Uncovering the Role Mental Illness Plays in Addiction
Education & Research The relationship between mental illnesses and addictions is as real as it is complex. Nearly 40 percent of the 20.2 million in the U.S. with addictions also have a mental illness.
When the weight of depression was too great, Christine drank. But when a friend told her about Oxycodone, a doctor-prescribed opioid that might make her feel better, Christine simply told her doctor that she had back pain and walked out of the office with a prescription. Oxycodone helped, but it was expensive and her doctor eventually asked questions. Christine did what thousands of others do: she turned to a cheaper, more accessible solution: heroin.
The open window
Stories like this one are repeated all over the country. The pain of untreated mental illnesses can lead people to self-medication, using drugs and alcohol to temporarily assuage their symptoms. A sudden and substantial drop in opioid prescriptions—19 percent in two years—meant many of those who turned to opioids had to find alternatives, like heroin.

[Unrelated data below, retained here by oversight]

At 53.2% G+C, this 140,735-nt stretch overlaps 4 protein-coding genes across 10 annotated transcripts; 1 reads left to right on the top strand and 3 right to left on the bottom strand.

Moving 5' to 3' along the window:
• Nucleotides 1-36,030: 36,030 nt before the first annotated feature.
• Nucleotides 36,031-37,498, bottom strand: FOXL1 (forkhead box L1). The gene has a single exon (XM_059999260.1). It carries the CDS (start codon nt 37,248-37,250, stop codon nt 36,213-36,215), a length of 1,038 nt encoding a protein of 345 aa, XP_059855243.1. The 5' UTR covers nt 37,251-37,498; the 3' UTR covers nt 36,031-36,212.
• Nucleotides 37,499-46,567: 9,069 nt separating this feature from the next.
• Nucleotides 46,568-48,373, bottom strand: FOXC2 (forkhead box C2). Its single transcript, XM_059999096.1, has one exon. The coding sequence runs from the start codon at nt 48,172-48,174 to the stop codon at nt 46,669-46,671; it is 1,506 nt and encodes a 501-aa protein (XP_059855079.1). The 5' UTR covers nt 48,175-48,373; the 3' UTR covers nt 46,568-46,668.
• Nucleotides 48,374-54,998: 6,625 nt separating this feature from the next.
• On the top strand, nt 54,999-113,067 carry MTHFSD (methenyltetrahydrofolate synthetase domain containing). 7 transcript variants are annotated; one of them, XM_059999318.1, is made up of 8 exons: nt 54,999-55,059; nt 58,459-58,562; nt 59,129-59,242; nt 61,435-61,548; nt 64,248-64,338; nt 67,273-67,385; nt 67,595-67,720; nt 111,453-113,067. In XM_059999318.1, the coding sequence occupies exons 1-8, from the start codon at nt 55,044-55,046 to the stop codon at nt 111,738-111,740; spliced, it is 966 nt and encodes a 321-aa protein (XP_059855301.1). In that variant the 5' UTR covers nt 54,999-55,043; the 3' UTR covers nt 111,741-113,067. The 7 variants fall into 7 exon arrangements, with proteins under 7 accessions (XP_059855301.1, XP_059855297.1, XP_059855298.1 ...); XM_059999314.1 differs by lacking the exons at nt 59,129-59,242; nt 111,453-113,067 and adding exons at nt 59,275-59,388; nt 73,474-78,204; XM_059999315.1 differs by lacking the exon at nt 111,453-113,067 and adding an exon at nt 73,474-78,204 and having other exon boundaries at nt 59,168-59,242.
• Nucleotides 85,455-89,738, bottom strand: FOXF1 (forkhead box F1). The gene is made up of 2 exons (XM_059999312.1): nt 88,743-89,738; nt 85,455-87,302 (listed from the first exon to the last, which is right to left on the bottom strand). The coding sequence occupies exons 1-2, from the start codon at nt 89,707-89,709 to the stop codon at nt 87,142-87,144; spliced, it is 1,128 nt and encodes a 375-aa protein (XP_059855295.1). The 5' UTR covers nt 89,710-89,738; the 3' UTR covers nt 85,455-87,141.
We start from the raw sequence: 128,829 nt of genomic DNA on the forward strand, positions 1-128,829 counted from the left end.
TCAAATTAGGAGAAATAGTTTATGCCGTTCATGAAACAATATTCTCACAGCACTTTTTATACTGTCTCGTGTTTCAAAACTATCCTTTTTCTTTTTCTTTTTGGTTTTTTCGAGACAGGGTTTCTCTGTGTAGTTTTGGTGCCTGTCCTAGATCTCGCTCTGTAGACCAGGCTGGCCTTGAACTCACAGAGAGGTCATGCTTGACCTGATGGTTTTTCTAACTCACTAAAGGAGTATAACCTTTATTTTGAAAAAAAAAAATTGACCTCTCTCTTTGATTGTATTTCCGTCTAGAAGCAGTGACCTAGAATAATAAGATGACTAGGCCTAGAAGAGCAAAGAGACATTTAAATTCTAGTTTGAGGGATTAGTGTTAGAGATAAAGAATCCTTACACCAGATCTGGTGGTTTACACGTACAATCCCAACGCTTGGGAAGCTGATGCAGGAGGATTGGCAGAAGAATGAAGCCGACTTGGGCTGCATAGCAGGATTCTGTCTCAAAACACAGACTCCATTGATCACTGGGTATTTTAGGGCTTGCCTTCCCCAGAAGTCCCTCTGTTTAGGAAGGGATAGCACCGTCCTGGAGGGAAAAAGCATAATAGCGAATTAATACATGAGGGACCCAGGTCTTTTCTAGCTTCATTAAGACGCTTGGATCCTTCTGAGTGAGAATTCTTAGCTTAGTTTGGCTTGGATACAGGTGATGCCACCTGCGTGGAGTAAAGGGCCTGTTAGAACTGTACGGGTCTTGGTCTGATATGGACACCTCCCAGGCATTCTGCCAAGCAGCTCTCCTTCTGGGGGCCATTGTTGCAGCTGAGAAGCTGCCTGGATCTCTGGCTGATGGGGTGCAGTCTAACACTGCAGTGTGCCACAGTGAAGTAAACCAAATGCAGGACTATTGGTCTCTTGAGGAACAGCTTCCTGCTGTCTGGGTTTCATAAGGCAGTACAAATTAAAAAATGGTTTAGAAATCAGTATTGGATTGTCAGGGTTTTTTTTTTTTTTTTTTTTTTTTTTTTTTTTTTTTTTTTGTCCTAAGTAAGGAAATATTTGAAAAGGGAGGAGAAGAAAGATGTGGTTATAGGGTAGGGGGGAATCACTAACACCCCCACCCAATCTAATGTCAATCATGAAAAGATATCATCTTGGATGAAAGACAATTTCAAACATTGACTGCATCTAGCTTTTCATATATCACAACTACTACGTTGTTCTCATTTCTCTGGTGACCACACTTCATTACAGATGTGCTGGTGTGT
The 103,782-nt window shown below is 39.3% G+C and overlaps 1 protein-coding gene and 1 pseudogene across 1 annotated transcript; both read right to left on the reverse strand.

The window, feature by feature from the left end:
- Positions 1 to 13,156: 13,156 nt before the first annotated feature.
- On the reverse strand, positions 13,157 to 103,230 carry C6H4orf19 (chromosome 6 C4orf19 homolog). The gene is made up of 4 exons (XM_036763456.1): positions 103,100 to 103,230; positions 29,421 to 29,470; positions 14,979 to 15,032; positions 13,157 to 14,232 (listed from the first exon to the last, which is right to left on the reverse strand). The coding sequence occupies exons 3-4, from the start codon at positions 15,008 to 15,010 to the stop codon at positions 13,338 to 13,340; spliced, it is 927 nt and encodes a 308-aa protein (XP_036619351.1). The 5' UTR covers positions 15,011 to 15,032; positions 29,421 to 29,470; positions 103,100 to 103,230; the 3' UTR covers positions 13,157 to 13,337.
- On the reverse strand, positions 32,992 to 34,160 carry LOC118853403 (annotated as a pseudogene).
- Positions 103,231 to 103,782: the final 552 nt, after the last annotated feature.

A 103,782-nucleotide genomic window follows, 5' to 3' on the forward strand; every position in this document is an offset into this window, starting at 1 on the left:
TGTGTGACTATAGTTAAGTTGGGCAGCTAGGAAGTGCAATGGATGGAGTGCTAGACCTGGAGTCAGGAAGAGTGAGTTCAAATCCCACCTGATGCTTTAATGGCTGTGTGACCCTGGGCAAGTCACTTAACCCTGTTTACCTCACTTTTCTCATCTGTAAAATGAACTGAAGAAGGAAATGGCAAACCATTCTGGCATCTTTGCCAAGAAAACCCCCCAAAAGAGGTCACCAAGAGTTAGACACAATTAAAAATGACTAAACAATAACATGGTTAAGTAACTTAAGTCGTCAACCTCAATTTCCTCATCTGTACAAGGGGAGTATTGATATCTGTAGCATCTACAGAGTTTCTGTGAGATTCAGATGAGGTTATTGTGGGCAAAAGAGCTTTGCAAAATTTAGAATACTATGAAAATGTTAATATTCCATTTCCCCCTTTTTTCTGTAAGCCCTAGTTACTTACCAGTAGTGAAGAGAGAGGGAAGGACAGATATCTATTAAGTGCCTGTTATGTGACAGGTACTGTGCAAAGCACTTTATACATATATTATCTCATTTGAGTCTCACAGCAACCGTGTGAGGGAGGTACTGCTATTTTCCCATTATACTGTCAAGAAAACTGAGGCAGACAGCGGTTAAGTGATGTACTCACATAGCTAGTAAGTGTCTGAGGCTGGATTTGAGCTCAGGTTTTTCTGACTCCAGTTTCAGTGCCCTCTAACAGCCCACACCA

Mental health problems can be a catalyst for substance use, and it works the other way, too. While alcohol and drug use provides release from mental health symptoms, it can also interfere with awareness of the drug’s negative effects, increasing the likelihood of addiction. For others, drug use creates conditions in which latent mental illness can flourish, or it can actually cause symptoms of mental illness, feeding the addiction and creating a vicious cycle.
"A sudden and substantial drop in opioid prescriptions—19 percent in two years—meant many of those who turned to opioids had to find alternatives, like heroin."
Symptoms vs. causes
We need to stop seeing the illness and treat the whole person. Too often, we treat the addiction, while the mental illness is ignored. Integrating mental health, addiction and primary care services produces the best outcomes when caring for people with multiple health needs, like addiction and mental illness. Community treatment providers nationwide are already implementing this holistic approach, but it still needs broader adoption.
Access to medical care for addictions and mental illnesses is now ensured under the Affordable Care Act, Mental Health Parity and Addiction Equity Act and expansion of Medicaid services. This means help and hope for all Americans, even the uninsured. But only if these policies and laws are enforced.